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Colorful as marigolds, tough as nails ... the new New Zealand flax.

One of the mild West's basic landscaping plants now comes in an array of new colors and sizes. Directly below, you see one form of the familiar standby, New Zealand flax (Phormium tenax). Filling out the lineup beside it are six new, smaller, more colorful varieties. The new kinds can stand alone or color-blend with other perennials.

It's their foliage that makes them so useful in the garden. Colorful all year, but especially brilliant in spring, flax grows in upright spikes or billowy fountains. The tong-lasting leaves are a bouquet-maker's delight.

Like new car models, the new flaxes have great promise but a performance record that's not yet consistent. Similar-looking plants are so by sever names, each growing a little differently. Kinds shown here are among the favorites so far.

Plant sizes in nurseries are deceptive. Most new hybrids grow to 3 to 4 feet tall, but some stay under 2 feet, and a few renegades rise to 6 feet. Still, their smaller size makes them more useful in most gardens than the old 10-foot P. tenax.

To test local performance, especially in hot areas, start with a single plant or small cluster. If this succeeds, then consider a larger planting, as at far right.

Easy near the coast, less so inland. In mild coastal areas, the new hybrids seem to be reliably rugged and extraordinarily easy to grow. The first year, water regularly. In coastal areas, plant in sun for brightest leaf color; for lushest growth, water established plants every two to four weeks in the ground, every 7 to 14 days in large containers. Flax in these areas can get by on considerably less water without hurting its looks. "The second summer, we watered flax in city median strips only twice during the dry season," says Santa Barbara maintenance supervisor Jim Anderson.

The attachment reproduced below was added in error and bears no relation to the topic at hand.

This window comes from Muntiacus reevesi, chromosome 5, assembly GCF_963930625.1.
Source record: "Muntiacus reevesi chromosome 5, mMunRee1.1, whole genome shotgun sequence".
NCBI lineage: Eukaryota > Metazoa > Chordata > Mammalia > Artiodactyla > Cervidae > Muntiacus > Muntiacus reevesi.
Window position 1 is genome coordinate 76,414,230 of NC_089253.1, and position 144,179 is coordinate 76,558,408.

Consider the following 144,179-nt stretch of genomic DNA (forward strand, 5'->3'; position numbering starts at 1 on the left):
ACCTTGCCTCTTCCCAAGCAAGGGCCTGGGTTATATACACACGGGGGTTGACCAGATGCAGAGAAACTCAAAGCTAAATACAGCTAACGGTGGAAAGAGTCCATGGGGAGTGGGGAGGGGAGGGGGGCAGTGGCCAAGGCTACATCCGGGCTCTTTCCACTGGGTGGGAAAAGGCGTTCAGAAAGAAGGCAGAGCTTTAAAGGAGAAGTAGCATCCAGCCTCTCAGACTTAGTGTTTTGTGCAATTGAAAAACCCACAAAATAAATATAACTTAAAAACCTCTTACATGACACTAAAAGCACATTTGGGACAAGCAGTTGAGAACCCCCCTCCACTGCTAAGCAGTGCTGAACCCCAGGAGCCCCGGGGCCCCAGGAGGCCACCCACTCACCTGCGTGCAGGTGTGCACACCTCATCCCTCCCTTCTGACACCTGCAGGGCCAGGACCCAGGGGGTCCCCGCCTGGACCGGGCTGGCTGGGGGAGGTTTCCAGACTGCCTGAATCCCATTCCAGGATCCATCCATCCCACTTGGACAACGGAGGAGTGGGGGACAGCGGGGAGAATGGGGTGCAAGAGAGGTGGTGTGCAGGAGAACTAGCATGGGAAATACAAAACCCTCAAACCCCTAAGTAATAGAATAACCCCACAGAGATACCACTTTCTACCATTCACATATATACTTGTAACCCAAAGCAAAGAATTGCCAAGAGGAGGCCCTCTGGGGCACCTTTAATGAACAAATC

Plants are moderately hardy. Ones in coastal California survived temperatures down to 18 [degrees] last winter with little or no damage (the hillside at far right was photographed only days later). Sustained temperatures below 150 will kill them. Potted plants are especially vulnerable; bring them inside in a hard freeze.

Inland, the hotter and drier the climate, the more difficult flax is to grow. Plants will need more water, and shelter ftom intense heat. Plant along an east or north wall for afternoon shade and among low ground covers or under mulch to give them a cool root run. Upright forms such as 'Sundowner' and the old P. tenax are most tolerant of heat.

Maintenance is minimal

Plant in fast-draining soil that's not too fertile. To encourage colorful new growth, feed once in early spring, perhaps once again in early summer-no more.

A few times a year, cut off shabby leaves at the base. To keep plants from reverting to green, remove any plain green leaves. If leaves scorch, provide more water, shade, or both; pastels are most susceptible.

In gopher country, protect roots by planting in a cage of 1/4-inch wire mesh.

Where to hunt for the new flaxes

Check nurseries known for uncommon plants; they may order them for you. A 5gallon plant costs about $15 to $20. Or mail-order from Stallings Ranch, 910 Encinitas Blvd., Encinitas, Calif. 92024 (catalog $3, refundable with order).
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Copyright 1989 Gale, Cengage Learning. All rights reserved.

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Date:Jul 1, 1989
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